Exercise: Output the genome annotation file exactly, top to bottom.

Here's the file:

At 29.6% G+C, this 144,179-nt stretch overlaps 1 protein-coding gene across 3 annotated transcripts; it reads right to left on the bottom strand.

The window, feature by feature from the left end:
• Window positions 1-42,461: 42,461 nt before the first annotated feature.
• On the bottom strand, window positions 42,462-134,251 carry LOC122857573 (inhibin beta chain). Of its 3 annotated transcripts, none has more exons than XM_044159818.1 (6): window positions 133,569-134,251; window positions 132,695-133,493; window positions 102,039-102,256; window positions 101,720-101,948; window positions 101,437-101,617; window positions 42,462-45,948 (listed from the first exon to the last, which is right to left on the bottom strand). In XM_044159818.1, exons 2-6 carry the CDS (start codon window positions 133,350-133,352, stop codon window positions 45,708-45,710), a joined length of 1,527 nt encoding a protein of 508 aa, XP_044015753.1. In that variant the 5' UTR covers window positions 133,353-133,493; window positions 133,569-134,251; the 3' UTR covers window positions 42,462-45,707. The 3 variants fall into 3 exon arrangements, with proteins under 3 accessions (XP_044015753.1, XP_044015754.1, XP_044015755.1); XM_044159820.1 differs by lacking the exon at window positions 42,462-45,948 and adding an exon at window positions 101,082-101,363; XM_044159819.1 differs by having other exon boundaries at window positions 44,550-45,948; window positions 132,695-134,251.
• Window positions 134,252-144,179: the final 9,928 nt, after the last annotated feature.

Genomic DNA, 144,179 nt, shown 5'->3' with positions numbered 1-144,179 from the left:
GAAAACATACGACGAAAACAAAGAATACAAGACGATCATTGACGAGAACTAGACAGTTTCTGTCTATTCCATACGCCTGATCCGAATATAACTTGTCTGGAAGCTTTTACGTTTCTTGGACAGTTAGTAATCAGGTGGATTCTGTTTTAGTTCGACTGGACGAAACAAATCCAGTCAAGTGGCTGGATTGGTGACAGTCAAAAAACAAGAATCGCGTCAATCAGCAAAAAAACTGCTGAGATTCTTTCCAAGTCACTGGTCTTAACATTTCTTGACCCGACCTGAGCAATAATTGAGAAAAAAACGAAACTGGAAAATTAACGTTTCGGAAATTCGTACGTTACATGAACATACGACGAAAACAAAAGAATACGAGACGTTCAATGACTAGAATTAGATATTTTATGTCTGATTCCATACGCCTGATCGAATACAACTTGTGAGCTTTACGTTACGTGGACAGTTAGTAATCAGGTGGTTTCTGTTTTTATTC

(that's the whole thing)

At 29.6% G+C, this 144,179-nt stretch overlaps 1 protein-coding gene across 3 annotated transcripts; it reads right to left on the bottom strand.

The window, feature by feature from the left end:
• Window positions 1-42,461: 42,461 nt before the first annotated feature.
• On the bottom strand, window positions 42,462-134,251 carry LOC122857573 (inhibin beta chain). Of its 3 annotated transcripts, none has more exons than XM_044159818.1 (6): window positions 133,569-134,251; window positions 132,695-133,493; window positions 102,039-102,256; window positions 101,720-101,948; window positions 101,437-101,617; window positions 42,462-45,948 (listed from the first exon to the last, which is right to left on the bottom strand). In XM_044159818.1, exons 2-6 carry the CDS (start codon window positions 133,350-133,352, stop codon window positions 45,708-45,710), a joined length of 1,527 nt encoding a protein of 508 aa, XP_044015753.1. In that variant the 5' UTR covers window positions 133,353-133,493; window positions 133,569-134,251; the 3' UTR covers window positions 42,462-45,707. The 3 variants fall into 3 exon arrangements, with proteins under 3 accessions (XP_044015753.1, XP_044015754.1, XP_044015755.1); XM_044159820.1 differs by lacking the exon at window positions 42,462-45,948 and adding an exon at window positions 101,082-101,363; XM_044159819.1 differs by having other exon boundaries at window positions 44,550-45,948; window positions 132,695-134,251.
• Window positions 134,252-144,179: the final 9,928 nt, after the last annotated feature.

Genomic DNA, 144,179 nt, shown 5'->3' with positions numbered 1-144,179 from the left:
GAAAACATACGACGAAAACAAAGAATACAAGACGATCATTGACGAGAACTAGACAGTTTCTGTCTATTCCATACGCCTGATCCGAATATAACTTGTCTGGAAGCTTTTACGTTTCTTGGACAGTTAGTAATCAGGTGGATTCTGTTTTAGTTCGACTGGACGAAACAAATCCAGTCAAGTGGCTGGATTGGTGACAGTCAAAAAACAAGAATCGCGTCAATCAGCAAAAAAACTGCTGAGATTCTTTCCAAGTCACTGGTCTTAACATTTCTTGACCCGACCTGAGCAATAATTGAGAAAAAAACGAAACTGGAAAATTAACGTTTCGGAAATTCGTACGTTACATGAACATACGACGAAAACAAAAGAATACGAGACGTTCAATGACTAGAATTAGATATTTTATGTCTGATTCCATACGCCTGATCGAATACAACTTGTGAGCTTTACGTTACGTGGACAGTTAGTAATCAGGTGGTTTCTGTTTTTATTC